This is my fourth and last year at the academy, every year I got to change coaches except the first two… so I would say that they all have the same method of coaching, practice is hard, they try to adapt depending on how I feel in fitness as well. I’ll explain a typical day of the week; we start with the morning practices one week at 8am and one at 10:45am, after or before that, fitness starts; in the first case at 11am or at 9am. I also get a school class from 1pm to 2pm, lunch, and school again from 3pm to 6pm. After that some days I practice in the afternoon as well, depending a little bit on homework, exams… I have to say that my school really helps me in this process with everything. Also some days I go out with my friend even though the city of Manacor is pretty small… We still enjoy it a lot. Later on I go to dinner and after that I get to sleep around 10:45pm.
Where do you currently live and do you still see your family and friends regularly? / How old were you when you went to the Rafael Nadal Academy and how did this come about?
I’m currently living in the academy. My parents moved to Mallorca after my first year there, also because during Covid I saw them only once during the year, so I couldn’t travel much around. In the following years I tried to see my grandparents and friends in Italy as well for example during Christmas or whenever I had the chance to.
Many good tennis players such as Sinner, Musetti, Nardi, Berrettini, Sonego and veteran Fognini are currently coming from Italy. Do you have an explanation for this emerging new generation?
For sure Italian culture is different from the other, the coaches work a lot on technique since we are very young, which I think is a fundamental part for our sport; also we are not in a rush, which means that we go step by step without skipping the main parts of this long process. Of course by seeing Sinner, Musetti, Arnaldi, young players see that they can actually make it and this creates a good motivational environment.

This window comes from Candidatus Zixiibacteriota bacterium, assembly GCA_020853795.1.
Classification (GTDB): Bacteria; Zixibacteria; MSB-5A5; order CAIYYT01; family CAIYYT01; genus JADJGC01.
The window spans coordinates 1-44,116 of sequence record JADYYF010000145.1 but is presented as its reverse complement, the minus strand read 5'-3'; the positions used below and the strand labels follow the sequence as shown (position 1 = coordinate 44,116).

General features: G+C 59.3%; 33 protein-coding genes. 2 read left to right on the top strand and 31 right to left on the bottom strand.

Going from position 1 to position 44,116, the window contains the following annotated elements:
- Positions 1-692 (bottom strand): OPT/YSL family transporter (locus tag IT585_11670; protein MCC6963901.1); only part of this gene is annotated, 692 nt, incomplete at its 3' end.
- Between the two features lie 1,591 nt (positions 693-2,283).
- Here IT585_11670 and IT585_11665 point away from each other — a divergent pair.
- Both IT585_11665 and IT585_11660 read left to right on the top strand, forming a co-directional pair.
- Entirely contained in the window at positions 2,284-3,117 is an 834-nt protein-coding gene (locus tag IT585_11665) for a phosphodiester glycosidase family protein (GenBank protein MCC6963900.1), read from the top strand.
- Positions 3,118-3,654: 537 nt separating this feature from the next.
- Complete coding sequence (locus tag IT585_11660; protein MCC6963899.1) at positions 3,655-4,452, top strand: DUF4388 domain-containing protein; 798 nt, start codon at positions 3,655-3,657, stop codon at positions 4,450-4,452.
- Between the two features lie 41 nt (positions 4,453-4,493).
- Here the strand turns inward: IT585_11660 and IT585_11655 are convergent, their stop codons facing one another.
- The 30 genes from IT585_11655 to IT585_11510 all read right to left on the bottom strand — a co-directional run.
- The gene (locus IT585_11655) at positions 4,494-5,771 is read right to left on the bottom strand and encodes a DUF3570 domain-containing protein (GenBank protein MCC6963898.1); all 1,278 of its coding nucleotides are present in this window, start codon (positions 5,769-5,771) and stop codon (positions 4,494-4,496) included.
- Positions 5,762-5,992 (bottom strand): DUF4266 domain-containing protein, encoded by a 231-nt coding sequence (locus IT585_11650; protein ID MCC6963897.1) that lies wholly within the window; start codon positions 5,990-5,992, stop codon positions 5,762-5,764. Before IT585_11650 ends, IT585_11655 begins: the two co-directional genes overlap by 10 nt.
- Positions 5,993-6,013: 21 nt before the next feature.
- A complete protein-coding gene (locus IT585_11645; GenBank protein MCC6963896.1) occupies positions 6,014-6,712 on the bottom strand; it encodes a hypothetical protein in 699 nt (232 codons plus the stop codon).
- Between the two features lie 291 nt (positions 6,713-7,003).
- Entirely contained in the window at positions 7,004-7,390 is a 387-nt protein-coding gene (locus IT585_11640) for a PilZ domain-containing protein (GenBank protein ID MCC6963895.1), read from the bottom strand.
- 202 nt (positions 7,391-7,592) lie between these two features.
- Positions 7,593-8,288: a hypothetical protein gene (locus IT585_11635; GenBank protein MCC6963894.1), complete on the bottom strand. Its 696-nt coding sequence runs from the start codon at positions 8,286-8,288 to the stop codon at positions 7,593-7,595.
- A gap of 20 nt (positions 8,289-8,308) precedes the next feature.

What are your plans and goals for 2024? You are currently ranked 43th in the world and are already playing Grand Slams.
I would like to play only junior Grand Slams because I love the environment, you can see all the big players very close to you and learn from them, and start a little bit more to play W15/W25 as well get maybe few wild cards in W35/W50 and see how it goes.
Are you happy with a life as a professional tennis player and are there also less pleasant sides?
As I said before I love being in the Grand Slams atmosphere and playing the juniors as well. It is a hard life, you have to make sacrifices, at the same time study and I personally keep going with it, you don’t get to see your family and friends a lot but you also get to know many people from other countries and still create new good friendships. At the end you’re doing what you really like so it shouldn’t be something heavy!
What would you like to achieve? Take us into your dreams.
I don’t usually talk about my dreams, they are jealously guarded inside me! 😉 But the junior AO experience that I’m having now is one of those. However, I certainly still have to realize my best dreams and, together with my goals, they are my main driving force.
Do you have a message for young players who want to make the next step to the top?
I still have a lot in front of me, I can’t say much, but something that my parents also tell me is to focus on myself and not look at the others, just work on yourself and give it a try, if it doesn’t work you won’t regret it because you tried!